REP. PAUL RYAN (R), HOUSE SPEAKER: We had a rally good record to run on. Look at the phenomenal ideas that we have put into place and they're making a big difference in people's lives. And also look at how far left the Democrats are going. They want to abolish ICE, they want to socialize medicine, they want to repeal all the economic policies that had made this economy great.

So I think we've got a fantastic contrast to run on.


KING: That's the speaker's point. The issue is, they do believe if they could cut through the noise, they could talk about the economy, they could try to push Democrats to the left on abolishing ICE and take away the tax cuts. Problem is the noise comes from the Republican president. That's who they have been unable to breakthrough.

PHIL MATTINGLY, CNN CONGRESSIONAL CORRESPONDENT: Yes, it's interesting that this morning House Republican conference was meeting and talking about staying on message, talking about the economy, talking about the tax bill. And as they were meeting, the tweet came out about -- the excerpt tweet came out about Puerto Rico. It's the reality of their every day.

Also, I think the interesting element is when you look across kind of the spectrum on the Democratic side from the Senate to the House and these were two very, very different races right now. [12:35:01] Democrats are mostly campaigning on healthcare and they feel like they're winning on that message right now. The biggest -- I think the most interesting thing element obviously is, if you look at the top line economy and the fact that the numbers on the generic look like they are given the economy and looks like it is. It's obviously, a significant problem here.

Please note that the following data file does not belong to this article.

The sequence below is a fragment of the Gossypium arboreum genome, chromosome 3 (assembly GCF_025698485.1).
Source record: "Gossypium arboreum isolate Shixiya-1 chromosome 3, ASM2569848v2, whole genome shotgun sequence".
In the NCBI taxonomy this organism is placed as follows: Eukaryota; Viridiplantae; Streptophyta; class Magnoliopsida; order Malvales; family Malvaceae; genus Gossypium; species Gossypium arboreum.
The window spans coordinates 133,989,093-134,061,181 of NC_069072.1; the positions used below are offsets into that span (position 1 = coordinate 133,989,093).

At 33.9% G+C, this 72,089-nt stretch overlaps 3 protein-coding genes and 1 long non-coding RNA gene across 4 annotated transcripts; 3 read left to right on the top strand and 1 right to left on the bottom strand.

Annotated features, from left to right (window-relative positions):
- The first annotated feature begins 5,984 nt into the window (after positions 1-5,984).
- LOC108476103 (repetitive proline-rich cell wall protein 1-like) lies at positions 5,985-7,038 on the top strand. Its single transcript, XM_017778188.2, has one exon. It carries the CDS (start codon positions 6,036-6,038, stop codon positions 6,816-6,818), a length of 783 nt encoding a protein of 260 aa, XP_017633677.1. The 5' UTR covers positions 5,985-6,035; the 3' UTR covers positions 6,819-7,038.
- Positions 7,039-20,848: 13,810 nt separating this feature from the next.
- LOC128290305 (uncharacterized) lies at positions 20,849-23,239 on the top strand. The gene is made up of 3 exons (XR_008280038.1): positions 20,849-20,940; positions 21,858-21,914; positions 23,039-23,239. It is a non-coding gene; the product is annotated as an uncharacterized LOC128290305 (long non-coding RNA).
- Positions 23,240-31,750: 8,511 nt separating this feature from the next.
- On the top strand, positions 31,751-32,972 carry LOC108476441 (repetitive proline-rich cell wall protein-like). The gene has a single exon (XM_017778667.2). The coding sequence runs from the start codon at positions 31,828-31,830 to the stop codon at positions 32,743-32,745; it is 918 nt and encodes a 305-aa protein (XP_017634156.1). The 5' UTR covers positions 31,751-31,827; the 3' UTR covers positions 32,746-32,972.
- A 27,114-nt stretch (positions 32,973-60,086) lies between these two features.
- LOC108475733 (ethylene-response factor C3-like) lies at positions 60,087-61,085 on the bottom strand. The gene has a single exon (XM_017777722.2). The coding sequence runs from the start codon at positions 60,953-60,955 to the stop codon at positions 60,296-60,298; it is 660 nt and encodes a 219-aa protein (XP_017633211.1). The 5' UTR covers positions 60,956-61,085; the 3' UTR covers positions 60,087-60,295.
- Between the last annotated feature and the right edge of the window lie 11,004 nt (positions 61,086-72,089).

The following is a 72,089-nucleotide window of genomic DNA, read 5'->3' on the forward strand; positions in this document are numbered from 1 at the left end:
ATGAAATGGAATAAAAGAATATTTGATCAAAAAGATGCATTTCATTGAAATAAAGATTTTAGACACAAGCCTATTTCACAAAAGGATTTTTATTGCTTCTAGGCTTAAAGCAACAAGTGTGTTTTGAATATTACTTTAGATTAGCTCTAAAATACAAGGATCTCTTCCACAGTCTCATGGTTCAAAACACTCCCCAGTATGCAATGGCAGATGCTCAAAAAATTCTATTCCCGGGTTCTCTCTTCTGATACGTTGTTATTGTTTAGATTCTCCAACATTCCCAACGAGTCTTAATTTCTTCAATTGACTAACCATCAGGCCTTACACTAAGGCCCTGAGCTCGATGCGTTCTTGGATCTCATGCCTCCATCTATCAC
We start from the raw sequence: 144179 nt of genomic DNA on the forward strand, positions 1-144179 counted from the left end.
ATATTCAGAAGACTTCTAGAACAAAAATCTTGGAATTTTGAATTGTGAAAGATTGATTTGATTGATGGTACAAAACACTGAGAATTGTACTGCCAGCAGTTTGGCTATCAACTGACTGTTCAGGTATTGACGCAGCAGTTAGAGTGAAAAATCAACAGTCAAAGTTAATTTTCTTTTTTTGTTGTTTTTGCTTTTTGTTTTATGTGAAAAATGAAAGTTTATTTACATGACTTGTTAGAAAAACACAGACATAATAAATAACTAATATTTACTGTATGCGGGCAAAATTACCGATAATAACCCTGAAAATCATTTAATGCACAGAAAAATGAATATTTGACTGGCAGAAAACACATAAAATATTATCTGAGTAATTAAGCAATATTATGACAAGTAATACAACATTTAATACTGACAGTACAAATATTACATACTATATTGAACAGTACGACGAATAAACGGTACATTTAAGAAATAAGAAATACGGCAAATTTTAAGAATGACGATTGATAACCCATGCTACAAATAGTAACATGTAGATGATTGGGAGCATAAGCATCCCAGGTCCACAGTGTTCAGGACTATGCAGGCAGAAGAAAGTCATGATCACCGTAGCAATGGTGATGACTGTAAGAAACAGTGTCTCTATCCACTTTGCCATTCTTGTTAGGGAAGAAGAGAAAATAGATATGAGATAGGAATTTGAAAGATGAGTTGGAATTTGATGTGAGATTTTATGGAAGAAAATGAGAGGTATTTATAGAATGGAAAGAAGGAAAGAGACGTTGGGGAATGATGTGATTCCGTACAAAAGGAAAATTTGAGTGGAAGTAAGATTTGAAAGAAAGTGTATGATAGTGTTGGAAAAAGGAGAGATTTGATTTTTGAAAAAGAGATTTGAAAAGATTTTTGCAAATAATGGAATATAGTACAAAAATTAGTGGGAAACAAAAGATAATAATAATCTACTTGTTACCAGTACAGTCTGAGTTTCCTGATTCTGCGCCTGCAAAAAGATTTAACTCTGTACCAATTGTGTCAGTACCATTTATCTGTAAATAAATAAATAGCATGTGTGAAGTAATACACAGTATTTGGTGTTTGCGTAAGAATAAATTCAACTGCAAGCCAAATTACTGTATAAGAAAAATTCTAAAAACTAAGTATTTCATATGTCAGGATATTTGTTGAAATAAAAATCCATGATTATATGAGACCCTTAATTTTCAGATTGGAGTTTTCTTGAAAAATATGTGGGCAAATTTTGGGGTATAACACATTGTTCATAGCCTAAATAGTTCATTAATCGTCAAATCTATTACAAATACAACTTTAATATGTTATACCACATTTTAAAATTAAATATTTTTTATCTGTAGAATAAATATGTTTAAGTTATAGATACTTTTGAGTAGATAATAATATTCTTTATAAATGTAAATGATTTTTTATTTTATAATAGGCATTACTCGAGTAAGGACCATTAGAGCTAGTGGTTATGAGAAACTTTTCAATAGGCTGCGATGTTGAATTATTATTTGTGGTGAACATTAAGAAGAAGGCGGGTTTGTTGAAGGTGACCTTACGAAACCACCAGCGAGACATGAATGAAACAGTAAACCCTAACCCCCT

But, no matter what the Speaker says, no matter what Republican leadership says, no matter what the campaign committee say, they have to deal with pay a president tweeting things like he tweeted this morning, every single day.

KING: And a midterm election is always and the first midterm election more than always a referendum on the president and his performance. Not just what he does but how he does it. That's the problem for Republicans, the how he does it part.

Here we go, we asked in our poll, are you more likely to vote for a candidate for Congress who opposes Trump or supports Trump? Fifty- four percent say more likely to vote for a candidate who opposes Trump. That is a head wind for every Republican candidate no matter what their record is and no matter what they think they can sell at home. That's their problem.

MICHAEL SHEAR, WHITE HOUSE CORRESPONDENT, THE NEW YORK TIMES: And the problem for Speaker Ryan is that time is running out. I mean, you know, politicians always have to deal with the fact that there's only a limited amount of time before the election and if things happen -- I mean, frankly, natural disasters like the hurricane that we're going through, you know, politicians know if things like that come up, they can divert the public's attention for, you know, a periods of time. What they don't usually have to deal with is hurricane Trump, right? The president of the United States being the one who is diverting attention from their message.

And so Paul Ryan may, you know, hope to shift the conversation but he doesn't have a lot of time to do it.